Our results indicate that stimulation of the myenteric plexus via 5-HT4R induces two distinct anti-inflammatory signalling pathways; where one inhibits macrophage infiltration via α7nAChR on macrophages, and the other inhibits neutrophil infiltration via M2AChR.
5-HT4R stimulation inhibits ileal inflammation induced by intestinal manipulation
We previously reported details of the anti-inflammatory action of mosapride citrate in a rat model of postoperative ileus10. Here, we investigated this action in postoperative ileus model of mice. We immunohistochemically observed CD68-positive macrophages (Fig. 1A,B). Some resident macrophages were detected in the myenteric plexus regions of ileums of WT mice. Numerous macrophages infiltrated into the muscle layer 24 h after intestinal manipulation. As we previously reported in rats, stimulation of 5-HT4R in the myenteric plexus strongly inhibited macrophage infiltration in WT mice.
We further investigated MPO-positive neutrophil infiltration (Fig. 1A). Almost no neutrophils were found in the myenteric plexus region of control mice; however, numerous neutrophils infiltrated this region after intestinal manipulation, and stimulation of 5-HT4R attenuated this infiltration in WT mice (Fig. 1A and C).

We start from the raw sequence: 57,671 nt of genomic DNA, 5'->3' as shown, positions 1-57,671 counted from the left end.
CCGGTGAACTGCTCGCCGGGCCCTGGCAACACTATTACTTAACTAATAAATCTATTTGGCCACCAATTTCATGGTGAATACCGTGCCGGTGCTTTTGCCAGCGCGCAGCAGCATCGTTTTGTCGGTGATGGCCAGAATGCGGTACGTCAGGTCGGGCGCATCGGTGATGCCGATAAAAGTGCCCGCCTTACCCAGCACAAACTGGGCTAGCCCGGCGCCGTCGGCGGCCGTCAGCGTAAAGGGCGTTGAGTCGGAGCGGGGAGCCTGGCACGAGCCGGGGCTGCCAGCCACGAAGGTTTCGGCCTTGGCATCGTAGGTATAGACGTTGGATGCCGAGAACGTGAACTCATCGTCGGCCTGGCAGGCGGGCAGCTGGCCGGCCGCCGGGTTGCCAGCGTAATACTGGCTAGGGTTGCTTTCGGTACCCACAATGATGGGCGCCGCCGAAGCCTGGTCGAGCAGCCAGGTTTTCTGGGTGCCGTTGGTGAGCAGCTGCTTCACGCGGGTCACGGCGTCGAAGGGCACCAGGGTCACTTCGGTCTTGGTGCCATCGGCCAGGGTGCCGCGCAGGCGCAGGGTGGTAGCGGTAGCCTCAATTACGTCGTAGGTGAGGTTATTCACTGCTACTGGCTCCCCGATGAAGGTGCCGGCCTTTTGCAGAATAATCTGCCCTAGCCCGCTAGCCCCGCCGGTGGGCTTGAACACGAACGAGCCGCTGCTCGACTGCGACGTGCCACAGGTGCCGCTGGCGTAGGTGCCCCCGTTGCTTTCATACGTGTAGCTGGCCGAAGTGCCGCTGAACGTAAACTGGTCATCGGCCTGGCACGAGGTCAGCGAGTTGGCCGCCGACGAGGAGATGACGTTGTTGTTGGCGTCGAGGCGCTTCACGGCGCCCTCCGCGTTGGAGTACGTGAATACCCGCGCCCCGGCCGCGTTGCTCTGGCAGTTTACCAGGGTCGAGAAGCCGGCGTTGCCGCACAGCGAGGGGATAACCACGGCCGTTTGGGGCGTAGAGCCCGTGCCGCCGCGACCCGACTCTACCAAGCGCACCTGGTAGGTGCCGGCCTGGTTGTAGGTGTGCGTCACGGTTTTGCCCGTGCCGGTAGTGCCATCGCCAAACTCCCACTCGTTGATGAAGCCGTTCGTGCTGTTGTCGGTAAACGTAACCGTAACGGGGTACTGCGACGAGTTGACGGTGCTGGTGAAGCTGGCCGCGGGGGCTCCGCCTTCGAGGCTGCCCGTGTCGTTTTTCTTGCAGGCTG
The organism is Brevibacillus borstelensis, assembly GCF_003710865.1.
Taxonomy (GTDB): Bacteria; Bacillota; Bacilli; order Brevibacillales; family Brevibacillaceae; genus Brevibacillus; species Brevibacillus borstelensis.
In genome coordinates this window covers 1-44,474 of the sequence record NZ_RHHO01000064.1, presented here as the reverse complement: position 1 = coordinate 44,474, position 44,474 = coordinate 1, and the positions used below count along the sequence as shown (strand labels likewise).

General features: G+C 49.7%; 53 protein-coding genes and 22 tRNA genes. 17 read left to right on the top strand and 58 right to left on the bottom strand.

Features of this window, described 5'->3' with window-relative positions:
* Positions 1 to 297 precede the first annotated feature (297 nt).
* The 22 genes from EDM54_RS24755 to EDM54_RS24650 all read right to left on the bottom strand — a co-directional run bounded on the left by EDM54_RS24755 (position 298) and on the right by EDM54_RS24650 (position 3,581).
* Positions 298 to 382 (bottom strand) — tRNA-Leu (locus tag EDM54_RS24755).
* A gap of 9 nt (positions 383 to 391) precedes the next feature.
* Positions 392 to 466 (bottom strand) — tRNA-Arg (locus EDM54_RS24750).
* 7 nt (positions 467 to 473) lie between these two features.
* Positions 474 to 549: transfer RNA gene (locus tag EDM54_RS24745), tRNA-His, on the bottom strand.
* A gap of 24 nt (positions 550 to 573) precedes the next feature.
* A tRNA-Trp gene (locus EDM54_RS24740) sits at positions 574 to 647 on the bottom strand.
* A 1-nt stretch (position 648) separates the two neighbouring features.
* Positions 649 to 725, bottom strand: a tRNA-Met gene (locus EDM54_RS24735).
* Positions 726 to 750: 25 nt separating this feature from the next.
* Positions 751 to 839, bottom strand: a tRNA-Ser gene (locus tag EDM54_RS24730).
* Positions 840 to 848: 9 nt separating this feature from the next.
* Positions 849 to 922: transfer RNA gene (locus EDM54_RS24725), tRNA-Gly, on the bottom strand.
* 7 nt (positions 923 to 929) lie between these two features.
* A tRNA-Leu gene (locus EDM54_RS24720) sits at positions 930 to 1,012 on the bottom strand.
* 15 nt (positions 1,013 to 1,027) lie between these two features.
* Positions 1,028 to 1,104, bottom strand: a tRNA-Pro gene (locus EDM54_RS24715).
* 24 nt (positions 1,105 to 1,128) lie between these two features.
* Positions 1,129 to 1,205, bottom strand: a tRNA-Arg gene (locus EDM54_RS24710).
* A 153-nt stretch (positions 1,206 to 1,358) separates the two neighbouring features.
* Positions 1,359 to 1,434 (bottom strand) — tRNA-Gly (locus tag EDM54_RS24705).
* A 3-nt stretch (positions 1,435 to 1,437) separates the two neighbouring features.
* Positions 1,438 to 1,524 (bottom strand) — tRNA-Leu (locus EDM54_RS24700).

Next, we used flow cytometry to improve the quantitative performance for inflammatory cells. In CD45+ 7-AAD− live leukocytes, CD11b+ Gr-1− macrophage subsets and Gr-1+ Ly6C+ neutrophil subsets were quantified (Fig. 1D). In WT mice, CD11b+ Gr-1− cells increased following intestinal manipulation, and stimulation of 5-HT4R by mosapride citrate attenuated this infiltration (Fig. 1D,E). Gr-1+ Ly6C+ cell numbers also increased following intestinal manipulation, and stimulation of 5-HT4R by mosapride citrate significantly decreased these numbers (Fig. 1D and F).
5-HT4R stimulation-induced anti-inflammatory action is mediated by 5-HT4R
It is established that the main metabolite of MOS (M1) exhibits a partial antagonistic action against 5-HT3AR. Recent studies revealed that 5-HT3AR antagonists also exhibit anti-inflammatory action in gastrointestinal diseases15. Given this, we clarified if MOS-induced anti-inflammatory actions are actually mediated through activation of 5-HT4R by using S4R KO mice for our experimental model.